Unlike most any other economist, Schumpeter tries to understand why Marx has had such enduring influence despite the fact that many of his purely economic ideas seem to fall somewhere between mis-guided and just plain wrong.  Again, there's that obsession with mechanism in place of a preference for opining on the merits of something.   Looking beyond the obvious appeal of Marx the Prophet to the religion of socialism, Schumpeter attributes this enduring influence to two other factors in Marx's theory.  

First, the theory provides at least interesting explanations based on fundamental principles for big historical trends (eg. imperialism) that no one else was really even attempting to explain. Even if the principles seem wrong and the explanations don't always hold up, they are thought provoking, and at least they take up the challenge of explaining big stuff in the real world.  Never underestimate the persuasive power of a big theory encapsulated in a small slogan.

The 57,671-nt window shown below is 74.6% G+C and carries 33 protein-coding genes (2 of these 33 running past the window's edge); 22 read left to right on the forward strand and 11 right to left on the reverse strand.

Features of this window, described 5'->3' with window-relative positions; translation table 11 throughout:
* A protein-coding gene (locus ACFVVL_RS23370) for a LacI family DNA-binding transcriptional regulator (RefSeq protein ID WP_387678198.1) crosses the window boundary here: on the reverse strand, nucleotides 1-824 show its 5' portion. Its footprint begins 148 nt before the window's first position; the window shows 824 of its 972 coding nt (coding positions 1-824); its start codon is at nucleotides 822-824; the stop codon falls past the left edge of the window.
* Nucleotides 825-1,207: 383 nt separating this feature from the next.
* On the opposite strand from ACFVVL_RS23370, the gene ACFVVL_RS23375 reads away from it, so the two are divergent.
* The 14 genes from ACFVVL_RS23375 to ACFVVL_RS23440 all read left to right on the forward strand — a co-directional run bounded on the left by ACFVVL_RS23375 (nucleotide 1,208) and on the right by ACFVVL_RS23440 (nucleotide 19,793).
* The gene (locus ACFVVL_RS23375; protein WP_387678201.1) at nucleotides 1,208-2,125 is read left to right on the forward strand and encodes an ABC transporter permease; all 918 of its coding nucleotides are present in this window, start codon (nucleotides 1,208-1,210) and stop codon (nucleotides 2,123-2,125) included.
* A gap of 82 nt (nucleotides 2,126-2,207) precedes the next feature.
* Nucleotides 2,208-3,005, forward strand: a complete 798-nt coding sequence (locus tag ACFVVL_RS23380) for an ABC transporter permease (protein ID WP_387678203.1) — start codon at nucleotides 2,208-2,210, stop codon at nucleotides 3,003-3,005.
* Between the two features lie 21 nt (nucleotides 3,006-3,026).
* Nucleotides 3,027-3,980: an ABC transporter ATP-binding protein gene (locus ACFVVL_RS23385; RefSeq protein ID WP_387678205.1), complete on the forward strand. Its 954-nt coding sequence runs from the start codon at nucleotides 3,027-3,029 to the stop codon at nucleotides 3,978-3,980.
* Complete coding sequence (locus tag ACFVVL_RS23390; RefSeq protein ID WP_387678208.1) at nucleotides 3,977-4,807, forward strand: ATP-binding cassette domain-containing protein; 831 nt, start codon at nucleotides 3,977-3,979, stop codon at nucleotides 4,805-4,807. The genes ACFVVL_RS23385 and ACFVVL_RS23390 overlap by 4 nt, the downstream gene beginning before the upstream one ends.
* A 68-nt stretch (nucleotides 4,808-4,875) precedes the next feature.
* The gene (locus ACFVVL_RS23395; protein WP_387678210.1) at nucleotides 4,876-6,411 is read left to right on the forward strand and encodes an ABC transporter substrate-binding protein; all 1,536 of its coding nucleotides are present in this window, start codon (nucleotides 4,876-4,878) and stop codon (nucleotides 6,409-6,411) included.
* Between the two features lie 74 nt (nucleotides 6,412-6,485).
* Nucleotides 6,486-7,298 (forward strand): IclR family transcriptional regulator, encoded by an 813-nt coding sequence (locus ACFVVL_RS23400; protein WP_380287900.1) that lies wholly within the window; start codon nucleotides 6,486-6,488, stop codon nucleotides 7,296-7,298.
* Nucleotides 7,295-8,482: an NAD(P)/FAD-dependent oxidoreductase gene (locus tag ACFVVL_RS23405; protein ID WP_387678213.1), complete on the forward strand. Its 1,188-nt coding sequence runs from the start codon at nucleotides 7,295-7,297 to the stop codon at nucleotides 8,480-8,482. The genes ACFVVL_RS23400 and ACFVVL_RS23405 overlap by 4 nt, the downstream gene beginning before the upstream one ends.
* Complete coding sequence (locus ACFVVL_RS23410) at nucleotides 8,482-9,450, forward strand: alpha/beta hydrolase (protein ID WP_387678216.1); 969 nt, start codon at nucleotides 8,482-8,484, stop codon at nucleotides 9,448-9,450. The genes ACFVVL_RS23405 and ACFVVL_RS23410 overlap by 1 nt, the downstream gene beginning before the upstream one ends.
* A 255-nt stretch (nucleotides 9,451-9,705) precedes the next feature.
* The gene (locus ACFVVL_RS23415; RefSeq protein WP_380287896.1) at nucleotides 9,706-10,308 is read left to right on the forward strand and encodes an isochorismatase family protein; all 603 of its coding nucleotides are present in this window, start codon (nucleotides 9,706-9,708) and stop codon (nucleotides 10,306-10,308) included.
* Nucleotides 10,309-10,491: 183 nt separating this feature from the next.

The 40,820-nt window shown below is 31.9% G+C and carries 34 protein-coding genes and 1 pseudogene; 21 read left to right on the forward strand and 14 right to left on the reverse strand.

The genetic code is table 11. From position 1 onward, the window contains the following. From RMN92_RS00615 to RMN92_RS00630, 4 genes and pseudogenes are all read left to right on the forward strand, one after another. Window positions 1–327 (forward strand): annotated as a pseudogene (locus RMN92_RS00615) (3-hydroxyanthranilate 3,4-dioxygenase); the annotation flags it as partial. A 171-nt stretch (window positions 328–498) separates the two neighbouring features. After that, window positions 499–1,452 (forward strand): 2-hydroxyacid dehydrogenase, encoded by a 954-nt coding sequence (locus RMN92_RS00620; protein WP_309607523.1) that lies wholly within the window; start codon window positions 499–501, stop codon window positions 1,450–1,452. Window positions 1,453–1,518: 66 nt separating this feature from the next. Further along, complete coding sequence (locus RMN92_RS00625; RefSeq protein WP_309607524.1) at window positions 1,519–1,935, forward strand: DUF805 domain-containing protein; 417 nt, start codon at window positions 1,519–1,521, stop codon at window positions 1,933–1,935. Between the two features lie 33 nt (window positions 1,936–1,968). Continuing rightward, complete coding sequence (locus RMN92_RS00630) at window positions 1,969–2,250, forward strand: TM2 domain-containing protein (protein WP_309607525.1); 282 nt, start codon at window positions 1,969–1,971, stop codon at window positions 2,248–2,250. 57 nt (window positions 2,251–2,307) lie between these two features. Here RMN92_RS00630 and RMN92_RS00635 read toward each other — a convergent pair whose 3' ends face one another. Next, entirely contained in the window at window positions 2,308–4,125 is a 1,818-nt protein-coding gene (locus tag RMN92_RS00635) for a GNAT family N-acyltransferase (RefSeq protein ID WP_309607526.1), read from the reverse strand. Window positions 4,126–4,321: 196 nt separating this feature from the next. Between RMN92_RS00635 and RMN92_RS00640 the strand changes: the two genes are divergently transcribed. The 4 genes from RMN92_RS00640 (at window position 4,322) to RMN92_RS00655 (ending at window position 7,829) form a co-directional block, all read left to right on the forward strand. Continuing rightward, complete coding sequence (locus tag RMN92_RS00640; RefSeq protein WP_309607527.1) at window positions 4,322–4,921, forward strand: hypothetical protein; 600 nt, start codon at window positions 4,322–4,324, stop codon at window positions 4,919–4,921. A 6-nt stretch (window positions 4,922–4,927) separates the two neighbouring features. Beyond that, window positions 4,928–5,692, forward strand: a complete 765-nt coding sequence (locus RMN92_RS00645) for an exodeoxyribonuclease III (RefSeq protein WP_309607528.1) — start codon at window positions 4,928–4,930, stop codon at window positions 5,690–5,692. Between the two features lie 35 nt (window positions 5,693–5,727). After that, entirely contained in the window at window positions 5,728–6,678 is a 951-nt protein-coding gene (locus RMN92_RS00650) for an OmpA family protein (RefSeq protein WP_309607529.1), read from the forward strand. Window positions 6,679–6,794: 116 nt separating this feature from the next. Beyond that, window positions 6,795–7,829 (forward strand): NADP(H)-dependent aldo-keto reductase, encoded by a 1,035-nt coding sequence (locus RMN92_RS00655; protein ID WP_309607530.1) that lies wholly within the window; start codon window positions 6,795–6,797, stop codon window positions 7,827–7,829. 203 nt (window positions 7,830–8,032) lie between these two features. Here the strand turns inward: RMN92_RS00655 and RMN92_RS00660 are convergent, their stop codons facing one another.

Second, as both sociologist and economist Marx was the first to try and understand our world as the mechanistic outcome of a determined historical process.  This is another one of these ways of looking at the world that seems so completely obvious now that it would be unremarkable if you didn't consider how new this was at the time.  If we call Marx the father of the economic or materialist interpretation of history, and leave this theory at its bare bones -- asserting that the way we produce stuff influences the structure of our society and the way our society is structured influences the long-term changes in the way we produce stuff  -- we are all Marxists now (or should be).  To set history in motion like that, to give it an materialist engine and make the technology of production the carburetor, is a deep and abiding shift in the way we try to explain our world.

Part 2)  A completely different theory of the way capitalism actually works in practice that is emphatically not based on the idea of equilibrium.